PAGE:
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Facebook’s user base grew at an exponential rate after Mark Zuckerberg founded the site in his Harvard dormitory in 2004. Remarkably, today Facebook boasts over 2 billion registered users — that’s more than the number of citizens of any single nation, speakers of any specific language, or members of any one religion. Though Zuckerberg guided the company through product development early on, its rapid growth brought new challenges associated with making the business profitable, expanding overseas, and developing an advertising network. To accomplish these tasks, and to comfort outsiders who worried about the young founder’s ability to take Facebook to the next level, Zuckerberg in 2008 hired chief operating officer (COO) Sheryl Sandberg and other key executives to assist him as CEO.
The Zuckerberg/Sandberg story is a common one among high-growth organizations. Founders who possess the entrepreneurial skills to build a new venture may lack the competencies and judgment required to lead their companies through later stages of growth and complexity. As a result, lead investors, shareholders, analysts, and the media frequently pressure founders to either step down or to complement their leadership teams with experienced executives who can compensate for a young founder’s inexperience.
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But do founders actually assimilate and leverage the knowledge from the seasoned executives who surround them? Or do they shrug it off and march to the beat of their own drum? To better understand whether founder CEOs incorporate or ignore advice from their leadership team, we collected and analyzed data on more than 2,000 companies that went public from 1997 to 2013, roughly half of which were led by founders and the other half by hired (nonfounder) CEOs. We then examined whether and to what extent founder CEOs tune out their leadership team when making important strategic decisions. This examination uncovered surprising insights relevant for leaders of large and small organizations.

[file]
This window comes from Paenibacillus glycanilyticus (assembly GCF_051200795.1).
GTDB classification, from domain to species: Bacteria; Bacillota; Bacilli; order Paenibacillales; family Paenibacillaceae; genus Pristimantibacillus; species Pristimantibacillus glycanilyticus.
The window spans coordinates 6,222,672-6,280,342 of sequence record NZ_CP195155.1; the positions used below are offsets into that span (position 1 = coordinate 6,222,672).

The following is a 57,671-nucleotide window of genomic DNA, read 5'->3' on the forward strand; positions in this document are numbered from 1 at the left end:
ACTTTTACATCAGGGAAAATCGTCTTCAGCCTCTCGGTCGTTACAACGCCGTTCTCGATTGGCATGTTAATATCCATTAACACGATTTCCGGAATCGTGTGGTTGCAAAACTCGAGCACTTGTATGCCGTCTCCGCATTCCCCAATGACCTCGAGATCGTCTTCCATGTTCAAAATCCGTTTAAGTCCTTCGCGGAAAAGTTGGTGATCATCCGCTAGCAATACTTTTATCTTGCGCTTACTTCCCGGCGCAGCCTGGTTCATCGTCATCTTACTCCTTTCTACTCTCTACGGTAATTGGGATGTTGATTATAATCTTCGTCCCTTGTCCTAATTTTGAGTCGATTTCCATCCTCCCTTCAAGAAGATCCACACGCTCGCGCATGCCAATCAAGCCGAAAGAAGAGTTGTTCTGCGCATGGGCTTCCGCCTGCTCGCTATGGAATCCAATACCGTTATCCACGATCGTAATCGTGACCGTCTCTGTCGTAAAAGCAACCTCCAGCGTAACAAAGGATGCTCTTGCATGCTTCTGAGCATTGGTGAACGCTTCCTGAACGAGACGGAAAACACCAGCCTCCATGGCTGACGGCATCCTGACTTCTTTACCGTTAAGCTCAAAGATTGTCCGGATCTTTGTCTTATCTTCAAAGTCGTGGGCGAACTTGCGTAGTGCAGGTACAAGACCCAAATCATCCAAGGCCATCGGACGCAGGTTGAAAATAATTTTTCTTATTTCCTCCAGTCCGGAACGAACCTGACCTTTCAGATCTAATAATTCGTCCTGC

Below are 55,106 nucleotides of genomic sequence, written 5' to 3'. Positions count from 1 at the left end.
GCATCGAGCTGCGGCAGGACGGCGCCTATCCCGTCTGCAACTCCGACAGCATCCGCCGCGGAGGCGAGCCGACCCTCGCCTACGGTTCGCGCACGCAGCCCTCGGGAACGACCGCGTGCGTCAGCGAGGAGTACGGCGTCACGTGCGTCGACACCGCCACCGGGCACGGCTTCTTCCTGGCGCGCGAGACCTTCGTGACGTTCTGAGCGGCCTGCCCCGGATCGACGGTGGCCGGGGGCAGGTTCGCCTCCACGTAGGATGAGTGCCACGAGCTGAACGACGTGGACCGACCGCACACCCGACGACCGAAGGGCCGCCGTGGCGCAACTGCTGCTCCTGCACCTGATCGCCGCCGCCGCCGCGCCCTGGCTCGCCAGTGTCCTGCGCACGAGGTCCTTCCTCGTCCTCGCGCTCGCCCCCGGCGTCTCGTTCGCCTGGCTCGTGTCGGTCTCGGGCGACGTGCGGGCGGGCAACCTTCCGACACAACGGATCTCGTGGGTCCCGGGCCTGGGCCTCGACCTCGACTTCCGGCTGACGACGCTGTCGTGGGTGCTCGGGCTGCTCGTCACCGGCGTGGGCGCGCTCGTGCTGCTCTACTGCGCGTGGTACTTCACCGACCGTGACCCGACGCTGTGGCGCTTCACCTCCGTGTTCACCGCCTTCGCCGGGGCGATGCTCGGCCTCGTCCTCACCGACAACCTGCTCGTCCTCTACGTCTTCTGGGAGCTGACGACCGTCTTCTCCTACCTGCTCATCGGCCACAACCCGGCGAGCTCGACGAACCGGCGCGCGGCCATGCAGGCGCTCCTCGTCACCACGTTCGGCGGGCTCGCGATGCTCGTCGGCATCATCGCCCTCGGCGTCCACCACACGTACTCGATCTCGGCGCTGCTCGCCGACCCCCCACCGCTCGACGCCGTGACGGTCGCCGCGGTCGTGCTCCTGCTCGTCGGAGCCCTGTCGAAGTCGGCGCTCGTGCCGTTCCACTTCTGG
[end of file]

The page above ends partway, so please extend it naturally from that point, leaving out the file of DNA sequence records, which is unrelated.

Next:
Why Founder CEOs Need Great Leadership Teams
CEOs carry many responsibilities: They create hiring and training plans, build the brand, manage overall operations, oversee resource allocation, act as the primary point of communication with shareholders and the public, and the list goes on. In addition to being busy, CEOs — like all leaders — are also imperfect, with personal shortcomings, biases, and blind spots that can negatively affect their own and others’ performance.
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1. B. Hendricks, T. Howell, and C. Bingham, “How Much Do Top Management Teams Matter in Founder-Led Firms?” Strategic Management Journal 40, no. 6 (June 2019): 959-986.
2. B. Stone, “The Everything Store: Jeff Bezos and the Age of Amazon” (New York: Random House, 2013).